- BC Games
Interior leaders meet to discuss hot button issues
Leaders of local governments will be discussing some hot button issues and topics directly affecting their communities this week in Penticton.
The four-day Southern Interior Local Government Association annual convention got underway on Tuesday at the Penticton Trade and Convention Centre with over 140 delegates representing nine cities, 10 districts, four towns, seven villages, six regional districts and one resort municipality.
“There are a number of resolutions everything from medical marijuana to invasive Zebra and Quagga Mussels to ICBC premiums. There are a wide range of issues,” said Litke. “Medical marijuana will be an interesting debate of whether or not to restrict it to industrial lands or allow it on agricultural lands.”
The convention is also an opportunity for member municipalities and regional districts to highlight issues of regional importance. Twenty-four resolutions will be discussed by SILGA members, with categories including provincial and federal funding, financial, environmental and general. Some of the resolutions made will go directly to MLA’s or to the Union of B.C. Municipalities conference in Vancouver.
“If they succeed on the floor at UBCM they have even more clout because UBCM has a great track record for taking its issues forward and making changes in government. These are more regional issues but some of them become provincial like the Agricultural Land Commission,” said Litke.
A resolution being brought forward by Penticton relates to ICBC claims. Litke said ICBC is no longer paying the full claims submitted by municipalities for vehicular damage done to municipal infrastructure and if not recovered the remainder becomes borne by the municipal tax payers. He would like to see it resolved that ICBC reimburse the full costs of damages caused by their insured drivers.
Speakers this year include an impressive lineup of industry leaders from both the
private and public sectors. Calgary Mayor Naheed Nenshi will relay his experiences on leading local government while Mike McNaney, vice-president, WestJet, will cover the value of corporate culture. Litke said Nenshi is not charging a fee as a guest speaker, instead is asking for a donation to a charity of his choice which has not yet been determined.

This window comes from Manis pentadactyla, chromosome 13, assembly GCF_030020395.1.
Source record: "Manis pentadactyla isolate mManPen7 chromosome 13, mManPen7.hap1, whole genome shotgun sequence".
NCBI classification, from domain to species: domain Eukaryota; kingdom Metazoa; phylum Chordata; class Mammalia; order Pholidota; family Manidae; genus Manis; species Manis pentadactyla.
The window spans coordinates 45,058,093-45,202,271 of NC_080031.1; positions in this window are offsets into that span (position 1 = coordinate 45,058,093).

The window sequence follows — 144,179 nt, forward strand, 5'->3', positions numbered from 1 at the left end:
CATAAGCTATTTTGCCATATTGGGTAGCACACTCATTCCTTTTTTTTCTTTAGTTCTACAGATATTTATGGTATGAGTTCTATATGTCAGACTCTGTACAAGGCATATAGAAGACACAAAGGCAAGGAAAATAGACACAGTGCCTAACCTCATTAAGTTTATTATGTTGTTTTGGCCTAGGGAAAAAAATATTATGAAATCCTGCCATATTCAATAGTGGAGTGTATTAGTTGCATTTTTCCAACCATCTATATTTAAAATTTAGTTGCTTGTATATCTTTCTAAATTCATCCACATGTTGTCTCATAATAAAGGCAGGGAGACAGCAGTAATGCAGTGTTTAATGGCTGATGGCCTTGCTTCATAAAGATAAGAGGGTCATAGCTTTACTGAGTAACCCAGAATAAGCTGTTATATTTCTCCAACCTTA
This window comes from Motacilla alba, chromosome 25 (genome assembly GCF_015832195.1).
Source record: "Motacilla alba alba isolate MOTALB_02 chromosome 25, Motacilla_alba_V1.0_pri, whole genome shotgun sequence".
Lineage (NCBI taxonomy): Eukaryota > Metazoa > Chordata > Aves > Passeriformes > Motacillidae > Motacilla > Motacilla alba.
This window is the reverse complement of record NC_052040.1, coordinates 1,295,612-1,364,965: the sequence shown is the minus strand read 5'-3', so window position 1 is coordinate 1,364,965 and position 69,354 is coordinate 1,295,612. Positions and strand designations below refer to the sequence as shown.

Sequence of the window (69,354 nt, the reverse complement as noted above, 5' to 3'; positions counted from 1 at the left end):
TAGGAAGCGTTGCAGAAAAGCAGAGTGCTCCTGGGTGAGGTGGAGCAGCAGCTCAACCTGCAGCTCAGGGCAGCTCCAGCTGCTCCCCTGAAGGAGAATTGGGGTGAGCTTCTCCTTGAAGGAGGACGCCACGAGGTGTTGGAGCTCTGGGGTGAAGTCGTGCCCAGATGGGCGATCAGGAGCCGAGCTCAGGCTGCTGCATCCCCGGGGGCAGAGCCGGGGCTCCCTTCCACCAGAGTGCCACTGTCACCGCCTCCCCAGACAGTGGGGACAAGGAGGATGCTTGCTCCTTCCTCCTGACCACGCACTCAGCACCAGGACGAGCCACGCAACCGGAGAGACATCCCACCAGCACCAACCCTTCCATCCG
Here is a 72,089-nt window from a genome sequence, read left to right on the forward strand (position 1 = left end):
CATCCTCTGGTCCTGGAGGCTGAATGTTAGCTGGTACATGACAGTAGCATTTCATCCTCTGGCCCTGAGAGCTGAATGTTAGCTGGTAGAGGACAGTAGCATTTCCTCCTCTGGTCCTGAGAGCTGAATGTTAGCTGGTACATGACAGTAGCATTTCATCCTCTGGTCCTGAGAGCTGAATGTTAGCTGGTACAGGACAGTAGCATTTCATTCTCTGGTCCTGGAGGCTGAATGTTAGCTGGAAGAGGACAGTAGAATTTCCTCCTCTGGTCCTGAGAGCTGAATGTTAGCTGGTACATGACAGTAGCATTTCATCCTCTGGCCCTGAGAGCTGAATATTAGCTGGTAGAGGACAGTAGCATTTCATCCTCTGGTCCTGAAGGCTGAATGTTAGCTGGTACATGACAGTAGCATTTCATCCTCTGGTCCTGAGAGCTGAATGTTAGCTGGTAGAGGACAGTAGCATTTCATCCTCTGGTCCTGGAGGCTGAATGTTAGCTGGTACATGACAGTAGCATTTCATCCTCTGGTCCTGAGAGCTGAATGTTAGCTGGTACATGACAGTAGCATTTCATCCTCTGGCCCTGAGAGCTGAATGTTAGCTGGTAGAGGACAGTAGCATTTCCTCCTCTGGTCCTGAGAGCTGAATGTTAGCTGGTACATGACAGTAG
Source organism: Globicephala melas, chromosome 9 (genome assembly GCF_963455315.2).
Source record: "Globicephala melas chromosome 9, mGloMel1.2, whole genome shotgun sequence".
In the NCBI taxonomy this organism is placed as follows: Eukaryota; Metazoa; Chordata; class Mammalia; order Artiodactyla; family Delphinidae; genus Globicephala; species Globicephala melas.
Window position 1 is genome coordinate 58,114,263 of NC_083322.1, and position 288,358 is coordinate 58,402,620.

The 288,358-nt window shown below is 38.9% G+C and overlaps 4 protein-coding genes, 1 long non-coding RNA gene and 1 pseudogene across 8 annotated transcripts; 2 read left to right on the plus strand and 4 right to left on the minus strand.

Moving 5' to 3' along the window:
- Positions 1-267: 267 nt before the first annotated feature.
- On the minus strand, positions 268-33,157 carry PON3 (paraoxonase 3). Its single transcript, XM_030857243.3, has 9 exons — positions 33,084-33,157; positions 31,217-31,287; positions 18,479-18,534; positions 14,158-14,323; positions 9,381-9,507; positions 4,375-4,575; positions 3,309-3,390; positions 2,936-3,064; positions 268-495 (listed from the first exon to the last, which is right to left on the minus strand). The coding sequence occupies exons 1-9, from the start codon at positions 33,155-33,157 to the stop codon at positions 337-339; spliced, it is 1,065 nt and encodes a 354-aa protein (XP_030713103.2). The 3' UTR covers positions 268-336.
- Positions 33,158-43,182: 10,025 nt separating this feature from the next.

The convention features educational, training, networking and experiential opportunities.
Other speakers include Bryan Yu, economist, central 1 Credit Union. He will be speaking to the delegates on Wednesday about the economic outlook for both B.C. and the Southern Interior.
On Thursday Linda Reimer, parliamentary secretary, ministry of Community, Sport and Cultural Development will be speaking on local government election reform changes.
“Mayor Nenshi will be a definite highlight and Bryan Yu, who manages about $88 billion and his talk on what we should be doing to make the economy grow will be really interesting to us,” said Litke.
Breakout sessions will also occur for delegates with Regional District of Okanagan-Similkameen staff Dale Kronebusch and Mark Woods on volunteer fire departments and City of Penticton director of development services Anthony Haddad on the process, plan and getting results on Penticton’s downtown plan.
Litke said it is a great opportunity to show off the city.
On Wednesday delegates will take a tour of Okanagan College Centre of Excellence, one of the largest wood buildings in B.C. that is working towards a net zero energy and water consumption.
“We are bragging about the things that are pretty cool here and maybe they will come back for a vacation,” said Litke, who added they are also giving away a trip for four to return in the summer to a concert at the SOEC, a helicopter tour and spending money for the Penticton downtown markets.
“It is an opportunity to showcase our community to people who might otherwise not consider Penticton to holiday or do business.